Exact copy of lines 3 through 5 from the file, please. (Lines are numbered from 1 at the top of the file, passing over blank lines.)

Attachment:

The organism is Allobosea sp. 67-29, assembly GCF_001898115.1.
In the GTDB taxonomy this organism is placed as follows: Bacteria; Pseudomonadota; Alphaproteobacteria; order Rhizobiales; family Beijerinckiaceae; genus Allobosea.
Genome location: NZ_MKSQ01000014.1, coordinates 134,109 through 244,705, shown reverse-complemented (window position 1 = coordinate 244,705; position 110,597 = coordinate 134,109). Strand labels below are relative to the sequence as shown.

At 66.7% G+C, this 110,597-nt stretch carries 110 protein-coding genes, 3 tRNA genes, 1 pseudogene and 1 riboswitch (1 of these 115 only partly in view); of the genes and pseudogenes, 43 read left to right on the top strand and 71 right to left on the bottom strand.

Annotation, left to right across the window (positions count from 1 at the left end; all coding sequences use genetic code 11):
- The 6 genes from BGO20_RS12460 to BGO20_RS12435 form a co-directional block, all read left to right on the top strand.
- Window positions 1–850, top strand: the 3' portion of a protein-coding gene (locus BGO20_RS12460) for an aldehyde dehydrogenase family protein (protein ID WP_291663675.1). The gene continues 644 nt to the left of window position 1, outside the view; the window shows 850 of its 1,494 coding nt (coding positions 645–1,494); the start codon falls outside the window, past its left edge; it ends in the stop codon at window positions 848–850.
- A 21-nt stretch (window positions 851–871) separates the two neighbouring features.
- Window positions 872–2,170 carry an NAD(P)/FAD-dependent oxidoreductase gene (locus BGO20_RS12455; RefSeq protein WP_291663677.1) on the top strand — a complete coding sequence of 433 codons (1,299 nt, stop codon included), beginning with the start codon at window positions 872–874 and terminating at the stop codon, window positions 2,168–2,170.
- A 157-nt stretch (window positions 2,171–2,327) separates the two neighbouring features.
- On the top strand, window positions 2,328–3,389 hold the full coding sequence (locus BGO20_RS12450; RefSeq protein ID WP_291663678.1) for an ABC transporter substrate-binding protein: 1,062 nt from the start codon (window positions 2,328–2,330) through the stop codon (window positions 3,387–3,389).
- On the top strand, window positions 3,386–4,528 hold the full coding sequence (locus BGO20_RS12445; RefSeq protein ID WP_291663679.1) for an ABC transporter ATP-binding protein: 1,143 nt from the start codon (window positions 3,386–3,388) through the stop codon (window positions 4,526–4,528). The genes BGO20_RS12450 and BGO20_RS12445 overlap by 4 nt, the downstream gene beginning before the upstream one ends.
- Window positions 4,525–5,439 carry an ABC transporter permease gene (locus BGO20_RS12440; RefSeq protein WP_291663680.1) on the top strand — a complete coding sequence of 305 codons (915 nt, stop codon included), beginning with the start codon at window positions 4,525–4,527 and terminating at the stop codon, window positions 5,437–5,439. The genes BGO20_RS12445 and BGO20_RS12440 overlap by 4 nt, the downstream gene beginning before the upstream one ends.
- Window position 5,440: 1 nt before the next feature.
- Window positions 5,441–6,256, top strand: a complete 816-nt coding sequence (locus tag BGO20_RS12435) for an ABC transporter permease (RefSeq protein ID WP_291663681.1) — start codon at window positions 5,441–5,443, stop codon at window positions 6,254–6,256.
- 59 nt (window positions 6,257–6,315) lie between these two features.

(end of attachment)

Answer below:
Genome location: NZ_MKSQ01000014.1, coordinates 134,109 through 244,705, shown reverse-complemented (window position 1 = coordinate 244,705; position 110,597 = coordinate 134,109). Strand labels below are relative to the sequence as shown.

At 66.7% G+C, this 110,597-nt stretch carries 110 protein-coding genes, 3 tRNA genes, 1 pseudogene and 1 riboswitch (1 of these 115 only partly in view); of the genes and pseudogenes, 43 read left to right on the top strand and 71 right to left on the bottom strand.

Annotation, left to right across the window (positions count from 1 at the left end; all coding sequences use genetic code 11):